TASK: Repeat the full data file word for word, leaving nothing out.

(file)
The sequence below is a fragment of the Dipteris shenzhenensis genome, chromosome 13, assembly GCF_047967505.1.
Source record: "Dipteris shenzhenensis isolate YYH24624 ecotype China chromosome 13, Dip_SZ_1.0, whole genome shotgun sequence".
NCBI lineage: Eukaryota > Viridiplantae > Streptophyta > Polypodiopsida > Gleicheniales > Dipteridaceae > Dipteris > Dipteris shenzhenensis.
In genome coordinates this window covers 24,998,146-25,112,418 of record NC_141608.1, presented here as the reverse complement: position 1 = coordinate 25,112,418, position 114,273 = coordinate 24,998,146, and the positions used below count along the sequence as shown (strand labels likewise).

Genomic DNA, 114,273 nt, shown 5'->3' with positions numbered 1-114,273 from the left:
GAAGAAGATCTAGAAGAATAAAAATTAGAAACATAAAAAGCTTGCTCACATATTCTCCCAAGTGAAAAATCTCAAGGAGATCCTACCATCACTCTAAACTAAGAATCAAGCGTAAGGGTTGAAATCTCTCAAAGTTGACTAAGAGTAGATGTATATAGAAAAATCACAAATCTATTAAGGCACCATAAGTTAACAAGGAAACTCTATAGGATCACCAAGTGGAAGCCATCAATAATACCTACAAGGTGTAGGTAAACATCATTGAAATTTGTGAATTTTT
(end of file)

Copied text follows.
The sequence below is a fragment of the Dipteris shenzhenensis genome, chromosome 13, assembly GCF_047967505.1.
Source record: "Dipteris shenzhenensis isolate YYH24624 ecotype China chromosome 13, Dip_SZ_1.0, whole genome shotgun sequence".
NCBI lineage: Eukaryota > Viridiplantae > Streptophyta > Polypodiopsida > Gleicheniales > Dipteridaceae > Dipteris > Dipteris shenzhenensis.
In genome coordinates this window covers 24,998,146-25,112,418 of record NC_141608.1, presented here as the reverse complement: position 1 = coordinate 25,112,418, position 114,273 = coordinate 24,998,146, and the positions used below count along the sequence as shown (strand labels likewise).

Genomic DNA, 114,273 nt, shown 5'->3' with positions numbered 1-114,273 from the left:
GAAGAAGATCTAGAAGAATAAAAATTAGAAACATAAAAAGCTTGCTCACATATTCTCCCAAGTGAAAAATCTCAAGGAGATCCTACCATCACTCTAAACTAAGAATCAAGCGTAAGGGTTGAAATCTCTCAAAGTTGACTAAGAGTAGATGTATATAGAAAAATCACAAATCTATTAAGGCACCATAAGTTAACAAGGAAACTCTATAGGATCACCAAGTGGAAGCCATCAATAATACCTACAAGGTGTAGGTAAACATCATTGAAATTTGTGAATTTTT